Seaside Retailer honors past recipients of the Starfish Award recognizing each winner for their contributions to charitable causes and conservation efforts in their communities and beyond.

Session VI - It’s Your Time to Shine Online 2:00- 3:15 p.m. Get ready to jumpstart your social media mindset and learn how to create meaningful and profitable results! Don’t miss this informative session that will cover easy-to-implement tips and strategies to see your social media soar to new heights. Speaker: Crystal Vilkaitis, Crystal Media

Afternoon Break 3:15 - 3:30 p.m.

Welcome Party

6:00 - 7:00 p.m. Mingle with seaside retailers at the Coastal Connections Conference Welcome Party! Join in on the fun with cocktails and appetizers and get to know fellow attendees.



Session VII: The Boardwalk Chat 3:30 - 5:00 p.m. Get the inside track from top beach, coastal and nautical wholesalers about their latest product offerings, industry trends, buying advice and more during informal sit-down interviews with the vendors who are exhibiting at Coastal Connections Conference’s The Boardwalk event. Panelists: The Boardwalk Vendors

- 9:00 a.m.

9:00 - 10:00 a.m. in 45 Minutes

Session III: 45 Rewarding Ideas

Get your pen and paper ready, because you’re going to want to jot these tips down. From app recommendations that make your life easier to display tips that will turn profits, you’ll leave with 45 takeaways that you can put into practice immediately at your retail store! Speaker: Cathy NagleErvin, Retail Training Tools

Morning Break 10:00 - 10:15 a.m.

Session IV: Putting

Experiential Retail into Action

10:15 - 11:30 a.m.

Find out how you can elevate the shopping experience inside your brick-and-mortar store with fresh new ideas and perspectives that will help you build a loyal customer base and increase sales. Panelists: Steve Schultz, Flip Flop Shops; Holly Daniels Christensen, Dune Jewelry; Dave Foos, Clarkston Consulting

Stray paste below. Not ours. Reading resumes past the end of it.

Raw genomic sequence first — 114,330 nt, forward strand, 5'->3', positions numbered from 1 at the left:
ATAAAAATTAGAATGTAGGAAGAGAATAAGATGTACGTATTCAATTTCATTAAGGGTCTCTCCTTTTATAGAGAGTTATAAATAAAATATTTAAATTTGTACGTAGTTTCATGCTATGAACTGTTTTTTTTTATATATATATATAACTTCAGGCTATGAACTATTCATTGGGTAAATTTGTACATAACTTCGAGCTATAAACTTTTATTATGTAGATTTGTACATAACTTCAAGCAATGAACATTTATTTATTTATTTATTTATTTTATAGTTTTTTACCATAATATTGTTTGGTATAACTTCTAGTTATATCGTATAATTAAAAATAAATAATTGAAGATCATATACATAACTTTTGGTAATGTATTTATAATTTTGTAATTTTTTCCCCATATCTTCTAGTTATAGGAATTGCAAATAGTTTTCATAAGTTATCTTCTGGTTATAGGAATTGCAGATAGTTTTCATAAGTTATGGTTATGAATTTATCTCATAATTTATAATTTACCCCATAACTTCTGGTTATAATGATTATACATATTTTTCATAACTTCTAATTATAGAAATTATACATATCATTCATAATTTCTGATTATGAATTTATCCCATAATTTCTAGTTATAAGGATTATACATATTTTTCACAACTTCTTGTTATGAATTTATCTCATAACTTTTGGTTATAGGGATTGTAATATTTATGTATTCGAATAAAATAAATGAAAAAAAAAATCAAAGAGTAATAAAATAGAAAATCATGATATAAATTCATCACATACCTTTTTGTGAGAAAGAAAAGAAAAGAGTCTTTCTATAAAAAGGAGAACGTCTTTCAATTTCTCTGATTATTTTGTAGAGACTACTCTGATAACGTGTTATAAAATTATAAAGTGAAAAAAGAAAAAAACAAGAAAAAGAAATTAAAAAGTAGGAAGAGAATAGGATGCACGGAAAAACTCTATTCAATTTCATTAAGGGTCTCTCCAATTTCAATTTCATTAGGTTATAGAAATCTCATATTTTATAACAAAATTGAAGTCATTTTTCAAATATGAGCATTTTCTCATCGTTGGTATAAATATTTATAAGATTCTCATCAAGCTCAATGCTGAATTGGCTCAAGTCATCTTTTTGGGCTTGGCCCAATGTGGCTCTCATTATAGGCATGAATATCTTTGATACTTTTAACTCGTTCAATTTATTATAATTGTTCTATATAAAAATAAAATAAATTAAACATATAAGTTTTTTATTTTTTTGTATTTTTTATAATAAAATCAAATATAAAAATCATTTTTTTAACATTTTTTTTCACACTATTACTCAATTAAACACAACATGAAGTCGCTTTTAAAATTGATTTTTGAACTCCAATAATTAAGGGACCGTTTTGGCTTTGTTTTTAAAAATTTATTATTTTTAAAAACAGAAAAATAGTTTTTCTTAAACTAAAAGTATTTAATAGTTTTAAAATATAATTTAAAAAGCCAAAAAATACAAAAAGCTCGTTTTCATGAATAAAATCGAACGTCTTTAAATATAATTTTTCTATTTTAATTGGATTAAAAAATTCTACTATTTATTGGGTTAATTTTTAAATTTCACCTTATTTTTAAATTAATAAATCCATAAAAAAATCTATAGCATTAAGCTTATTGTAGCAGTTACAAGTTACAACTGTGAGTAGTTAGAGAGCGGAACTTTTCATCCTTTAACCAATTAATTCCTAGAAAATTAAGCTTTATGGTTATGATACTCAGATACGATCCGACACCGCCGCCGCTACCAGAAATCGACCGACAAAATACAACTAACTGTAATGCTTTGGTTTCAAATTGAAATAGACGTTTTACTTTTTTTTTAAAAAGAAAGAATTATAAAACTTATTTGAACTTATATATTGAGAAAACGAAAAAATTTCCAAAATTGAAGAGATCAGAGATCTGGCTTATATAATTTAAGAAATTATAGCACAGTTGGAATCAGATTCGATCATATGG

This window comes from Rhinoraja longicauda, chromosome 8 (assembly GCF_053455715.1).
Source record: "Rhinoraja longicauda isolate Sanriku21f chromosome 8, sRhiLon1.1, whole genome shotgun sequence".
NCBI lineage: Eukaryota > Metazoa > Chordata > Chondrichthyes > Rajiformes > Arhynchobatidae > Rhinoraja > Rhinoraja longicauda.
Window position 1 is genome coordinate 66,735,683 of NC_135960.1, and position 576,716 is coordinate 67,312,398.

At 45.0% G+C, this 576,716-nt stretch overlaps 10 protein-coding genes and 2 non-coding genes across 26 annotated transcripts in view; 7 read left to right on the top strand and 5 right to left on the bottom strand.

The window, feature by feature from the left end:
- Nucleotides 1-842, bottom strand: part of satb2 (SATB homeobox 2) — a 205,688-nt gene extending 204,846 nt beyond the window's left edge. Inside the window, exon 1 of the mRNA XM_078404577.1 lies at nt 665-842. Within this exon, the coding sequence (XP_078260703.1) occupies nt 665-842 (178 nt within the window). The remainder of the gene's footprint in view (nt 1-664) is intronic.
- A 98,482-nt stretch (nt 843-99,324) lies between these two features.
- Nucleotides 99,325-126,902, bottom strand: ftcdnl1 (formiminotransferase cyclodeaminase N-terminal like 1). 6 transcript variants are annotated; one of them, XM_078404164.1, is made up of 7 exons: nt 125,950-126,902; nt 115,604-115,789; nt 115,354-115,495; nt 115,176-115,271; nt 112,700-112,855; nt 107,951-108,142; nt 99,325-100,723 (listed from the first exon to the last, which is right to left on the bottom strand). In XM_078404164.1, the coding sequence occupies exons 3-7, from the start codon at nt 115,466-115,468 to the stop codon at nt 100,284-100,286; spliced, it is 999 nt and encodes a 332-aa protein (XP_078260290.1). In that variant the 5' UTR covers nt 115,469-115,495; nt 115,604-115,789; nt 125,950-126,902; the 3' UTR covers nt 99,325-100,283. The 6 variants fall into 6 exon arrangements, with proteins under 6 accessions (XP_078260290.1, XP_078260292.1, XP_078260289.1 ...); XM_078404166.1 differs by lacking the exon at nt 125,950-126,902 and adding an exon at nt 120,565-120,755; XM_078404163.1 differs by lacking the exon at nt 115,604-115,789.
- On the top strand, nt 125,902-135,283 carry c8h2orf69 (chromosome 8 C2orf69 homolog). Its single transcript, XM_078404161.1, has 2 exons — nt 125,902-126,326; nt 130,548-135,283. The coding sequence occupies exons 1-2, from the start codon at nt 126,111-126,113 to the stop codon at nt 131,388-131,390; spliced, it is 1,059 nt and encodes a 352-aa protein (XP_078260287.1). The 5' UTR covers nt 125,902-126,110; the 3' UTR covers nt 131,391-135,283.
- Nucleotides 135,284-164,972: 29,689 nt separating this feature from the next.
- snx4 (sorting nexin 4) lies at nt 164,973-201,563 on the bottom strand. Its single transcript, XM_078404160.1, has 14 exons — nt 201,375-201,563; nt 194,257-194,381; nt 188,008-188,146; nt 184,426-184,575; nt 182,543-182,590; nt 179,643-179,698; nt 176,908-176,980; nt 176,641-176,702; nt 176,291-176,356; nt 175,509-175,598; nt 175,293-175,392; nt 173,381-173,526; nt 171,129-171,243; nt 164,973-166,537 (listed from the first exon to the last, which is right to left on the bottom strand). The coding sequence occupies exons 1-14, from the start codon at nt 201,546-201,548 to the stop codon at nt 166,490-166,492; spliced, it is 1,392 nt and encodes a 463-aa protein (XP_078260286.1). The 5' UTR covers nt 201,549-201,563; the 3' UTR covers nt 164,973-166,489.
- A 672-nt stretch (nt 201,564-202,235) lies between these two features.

Session V: Creating Coastal 11:30 a.m. - 12:30 p.m.

Connections Continued

Back by popular demand! The Creating Coastal Connections session was an attendee favorite at January’s conference. Retail panelists and attendees will share ideas, best practices, challenges and opportunities in a lively discussion you

It’s Five O’Clock Somewhere Party 5:00 - 7:00 p.m. Unwind after a day of learning at the It’s Five O’clock Somewhere party. Take this opportunity to continue making meaningful connections with retailers and wholesalers while sharing ideas and experiences. Enjoy cocktails, appetizers and live entertainment!


Breakfast 8:00 - 9:00 a.m.

Session VIII: Visual 9:00 - 10:00 a.m.

Merchandising Tips and Tricks

Learn how to create a store layout that captures the coastal vibe while creating opportunities for increased sales. This how-to session will give you new inspiration and actionable takeaways to super-charge your displays! Speaker: Michael Hale, Retail REHAB

Closing Remarks 10:00 - 10:15 a.m.

The Boardwalk 10:30 a.m. - 3:30 p.m. Explore exciting new products and get to know some of the industry’s hottest brands in an exclusive buying experience with a fun and laid-back vibe. A perfect opportunity for building relationships with vendors and getting a head start on placing orders!


A&F Souvenir and Lantern Press offer environmentally friendly direct-to-garment printing

Tons of textiles are wasted by the fashion industry each year — 92 million tons to be exact. With the push for faster fashion and cheap materials, sustainability hasn’t exactly been a top priority.

Fortunately, some are taking steps to change the negative impact of fashion. Businesses such as A&F Souvenir and Lantern Press are leading the charge by switching from traditional screen printing to direct-to-garment (DTG) printing. This approach to clothing design is a game-changer for the environment while improving cost and quality, according to A&F Souvenir and Lantern Press.